A MOTHER from Tunbridge Wells has taken her fight to secure life-changing treatment for her young son to the Houses of Parliament.
Six-year-old George Tappenden suffers from the muscle wasting condition spinal muscular atrophy (SMA) Type 2.
His mum Lucy went to Parliament earlier this month to attend Muscular Dystrophy UK’s inaugural Fast Track event.
This brought together people with muscular dystrophy, their MPs, representatives from the pharmaceutical industry and the National Institute for Health and Care Excellence (NICE).
Lucy and other families heard how lengthy and unnecessary delays to the UK’s drug approval process is putting lives at risk.
Many muscle-wasting conditions progress quickly, and the Fast Track campaign is calling for early-access schemes to bring treatments to patients sooner.
It is also calling for the NHS to be given more powers to negotiate deals with pharmaceutical companies in order to streamline the availability of treatments.
And Fast Track wants a more efficient NICE approval process for rare disease drugs such as Spinraza, the first and only treatment for SMA.
Under the scheme Spinraza could be made available to George and other families while NICE is assessing it for funding on the NHS.
For babies with the most severe SMA type, life expectancy without access to the drug is rarely more than two years.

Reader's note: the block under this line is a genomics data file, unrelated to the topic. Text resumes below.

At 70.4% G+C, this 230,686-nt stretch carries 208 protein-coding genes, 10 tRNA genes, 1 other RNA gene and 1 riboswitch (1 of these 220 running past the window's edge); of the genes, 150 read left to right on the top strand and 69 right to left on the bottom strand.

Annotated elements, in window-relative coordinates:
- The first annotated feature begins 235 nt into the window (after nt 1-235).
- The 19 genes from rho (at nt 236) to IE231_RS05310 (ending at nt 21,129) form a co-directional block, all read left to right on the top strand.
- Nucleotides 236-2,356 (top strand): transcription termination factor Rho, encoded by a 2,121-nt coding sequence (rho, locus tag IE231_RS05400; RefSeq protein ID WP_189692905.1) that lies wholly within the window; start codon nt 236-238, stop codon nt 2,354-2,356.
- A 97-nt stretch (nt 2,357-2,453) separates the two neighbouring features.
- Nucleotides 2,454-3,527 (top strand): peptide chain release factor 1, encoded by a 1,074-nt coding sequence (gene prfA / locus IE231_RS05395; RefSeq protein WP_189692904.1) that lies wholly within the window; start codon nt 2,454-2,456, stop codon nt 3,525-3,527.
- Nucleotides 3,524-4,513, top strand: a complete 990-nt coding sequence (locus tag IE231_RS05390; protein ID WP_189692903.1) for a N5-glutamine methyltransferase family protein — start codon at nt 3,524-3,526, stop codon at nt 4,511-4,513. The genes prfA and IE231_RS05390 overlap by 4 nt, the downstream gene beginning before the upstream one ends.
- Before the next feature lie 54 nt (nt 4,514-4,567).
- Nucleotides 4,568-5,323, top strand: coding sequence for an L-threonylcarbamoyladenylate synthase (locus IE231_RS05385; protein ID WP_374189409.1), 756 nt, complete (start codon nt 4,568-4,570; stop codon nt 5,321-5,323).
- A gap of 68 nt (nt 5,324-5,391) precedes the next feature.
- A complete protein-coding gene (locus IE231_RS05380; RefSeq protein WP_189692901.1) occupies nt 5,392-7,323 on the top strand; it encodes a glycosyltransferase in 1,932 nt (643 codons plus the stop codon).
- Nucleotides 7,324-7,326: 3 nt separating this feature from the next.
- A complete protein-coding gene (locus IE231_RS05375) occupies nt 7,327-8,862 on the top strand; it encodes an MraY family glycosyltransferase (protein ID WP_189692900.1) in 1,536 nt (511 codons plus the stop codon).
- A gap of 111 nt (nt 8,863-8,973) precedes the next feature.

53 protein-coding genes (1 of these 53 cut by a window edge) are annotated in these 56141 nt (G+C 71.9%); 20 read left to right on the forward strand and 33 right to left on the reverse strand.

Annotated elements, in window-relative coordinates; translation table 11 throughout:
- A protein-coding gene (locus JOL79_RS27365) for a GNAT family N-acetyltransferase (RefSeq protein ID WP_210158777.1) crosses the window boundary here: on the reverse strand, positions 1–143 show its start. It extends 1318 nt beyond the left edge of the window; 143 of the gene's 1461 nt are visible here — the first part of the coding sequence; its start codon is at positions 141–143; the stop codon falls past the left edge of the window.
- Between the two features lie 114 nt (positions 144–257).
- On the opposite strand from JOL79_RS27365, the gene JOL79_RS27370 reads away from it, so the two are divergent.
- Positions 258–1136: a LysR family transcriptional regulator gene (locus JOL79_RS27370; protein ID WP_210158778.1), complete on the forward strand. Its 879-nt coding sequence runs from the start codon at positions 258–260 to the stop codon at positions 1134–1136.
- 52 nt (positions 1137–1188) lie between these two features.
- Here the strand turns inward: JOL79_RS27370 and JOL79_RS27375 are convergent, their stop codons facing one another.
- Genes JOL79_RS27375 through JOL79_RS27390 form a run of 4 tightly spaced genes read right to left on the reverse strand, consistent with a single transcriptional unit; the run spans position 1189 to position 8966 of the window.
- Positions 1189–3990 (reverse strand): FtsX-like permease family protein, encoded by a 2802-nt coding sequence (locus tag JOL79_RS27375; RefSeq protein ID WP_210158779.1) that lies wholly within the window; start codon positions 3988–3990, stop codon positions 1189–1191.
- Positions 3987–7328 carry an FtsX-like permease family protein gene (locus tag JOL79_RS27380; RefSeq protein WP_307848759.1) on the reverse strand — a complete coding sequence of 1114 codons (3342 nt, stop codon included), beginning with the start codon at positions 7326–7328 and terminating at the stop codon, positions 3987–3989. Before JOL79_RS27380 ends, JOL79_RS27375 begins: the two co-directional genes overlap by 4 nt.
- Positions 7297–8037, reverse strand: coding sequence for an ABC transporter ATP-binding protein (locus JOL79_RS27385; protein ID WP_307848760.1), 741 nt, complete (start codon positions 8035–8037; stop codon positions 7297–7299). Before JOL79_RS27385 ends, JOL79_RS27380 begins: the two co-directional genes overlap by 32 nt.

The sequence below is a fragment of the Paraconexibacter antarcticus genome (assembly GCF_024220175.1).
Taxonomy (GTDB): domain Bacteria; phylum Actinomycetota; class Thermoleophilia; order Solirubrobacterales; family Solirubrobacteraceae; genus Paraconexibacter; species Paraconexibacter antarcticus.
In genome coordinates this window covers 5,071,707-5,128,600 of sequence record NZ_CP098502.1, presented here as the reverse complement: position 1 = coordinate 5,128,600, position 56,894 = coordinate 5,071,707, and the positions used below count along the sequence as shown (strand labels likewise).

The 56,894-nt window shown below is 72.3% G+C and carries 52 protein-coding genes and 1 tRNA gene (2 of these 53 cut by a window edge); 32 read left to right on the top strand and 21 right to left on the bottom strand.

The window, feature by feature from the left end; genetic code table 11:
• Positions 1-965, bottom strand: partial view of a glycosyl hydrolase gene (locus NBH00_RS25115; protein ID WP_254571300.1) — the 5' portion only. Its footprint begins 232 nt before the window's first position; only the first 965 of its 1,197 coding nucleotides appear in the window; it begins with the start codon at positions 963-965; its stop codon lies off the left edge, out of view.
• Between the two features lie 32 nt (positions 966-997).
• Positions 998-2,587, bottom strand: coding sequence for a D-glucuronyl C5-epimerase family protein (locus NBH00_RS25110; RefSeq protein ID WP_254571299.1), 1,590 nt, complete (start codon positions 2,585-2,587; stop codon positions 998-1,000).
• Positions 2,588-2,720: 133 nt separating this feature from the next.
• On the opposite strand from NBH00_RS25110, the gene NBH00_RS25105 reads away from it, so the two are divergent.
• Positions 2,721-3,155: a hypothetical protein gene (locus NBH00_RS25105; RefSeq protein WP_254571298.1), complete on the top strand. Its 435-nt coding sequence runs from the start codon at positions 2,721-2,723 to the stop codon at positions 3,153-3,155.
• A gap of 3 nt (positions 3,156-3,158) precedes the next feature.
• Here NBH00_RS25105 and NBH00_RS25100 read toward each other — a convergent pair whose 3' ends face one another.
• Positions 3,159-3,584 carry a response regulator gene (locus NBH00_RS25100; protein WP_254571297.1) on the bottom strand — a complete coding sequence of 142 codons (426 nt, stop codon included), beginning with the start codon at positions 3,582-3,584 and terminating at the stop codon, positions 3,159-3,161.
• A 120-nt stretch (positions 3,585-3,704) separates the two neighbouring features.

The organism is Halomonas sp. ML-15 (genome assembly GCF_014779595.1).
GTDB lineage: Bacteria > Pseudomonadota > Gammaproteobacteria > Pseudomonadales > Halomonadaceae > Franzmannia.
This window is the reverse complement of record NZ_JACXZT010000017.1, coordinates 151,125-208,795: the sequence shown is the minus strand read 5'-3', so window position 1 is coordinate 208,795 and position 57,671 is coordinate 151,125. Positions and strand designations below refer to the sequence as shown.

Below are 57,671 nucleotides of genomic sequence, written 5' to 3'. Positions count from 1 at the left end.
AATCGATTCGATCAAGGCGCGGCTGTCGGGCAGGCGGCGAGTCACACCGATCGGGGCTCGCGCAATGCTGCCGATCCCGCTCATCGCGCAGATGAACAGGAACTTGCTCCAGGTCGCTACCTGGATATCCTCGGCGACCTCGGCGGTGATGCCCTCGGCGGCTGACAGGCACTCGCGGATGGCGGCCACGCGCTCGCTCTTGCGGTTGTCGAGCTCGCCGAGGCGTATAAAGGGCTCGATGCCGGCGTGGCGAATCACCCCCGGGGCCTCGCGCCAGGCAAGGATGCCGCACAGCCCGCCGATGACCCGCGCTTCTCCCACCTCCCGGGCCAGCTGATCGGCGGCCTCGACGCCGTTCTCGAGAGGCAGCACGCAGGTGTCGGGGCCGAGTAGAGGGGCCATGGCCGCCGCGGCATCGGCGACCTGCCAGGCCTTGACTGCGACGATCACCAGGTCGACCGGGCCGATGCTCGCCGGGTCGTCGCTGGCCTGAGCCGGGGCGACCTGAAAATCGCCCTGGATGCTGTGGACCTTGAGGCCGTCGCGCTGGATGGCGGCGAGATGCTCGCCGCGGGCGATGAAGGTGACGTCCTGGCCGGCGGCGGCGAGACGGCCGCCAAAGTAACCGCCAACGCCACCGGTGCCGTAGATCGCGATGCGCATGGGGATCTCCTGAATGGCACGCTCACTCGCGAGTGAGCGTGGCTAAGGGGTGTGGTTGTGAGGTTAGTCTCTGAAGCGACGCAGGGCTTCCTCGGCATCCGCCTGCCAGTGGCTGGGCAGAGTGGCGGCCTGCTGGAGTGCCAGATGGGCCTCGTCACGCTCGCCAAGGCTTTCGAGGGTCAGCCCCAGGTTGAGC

Lucy said: “SMA is a cruel condition that takes away your ability to do the things we all take for granted.
“Knowing there is a treatment out there that could make life a little easier for George has given me renewed hope.
“Getting access to Spinraza could be lifechanging for him. My fight won’t stop until I
secure a brighter future for my son.”
Nic Bungay, Director of Campaigns, Care and Information at Muscular Dystrophy UK, said: “For families like Lucy’s, who live with the effects of muscle-wasting conditions, every day counts.
“Time and again we’ve seen how the UK lags behind other countries in Europe when it comes to getting life-saving treatments to patients as quickly as possible.
“With new treatments for muscular dystrophy on the horizon, we must tackle the barriers that prevent them getting to patients like George.”
For more information on the campaign, visit www.musculardystrophyuk.org/fast-track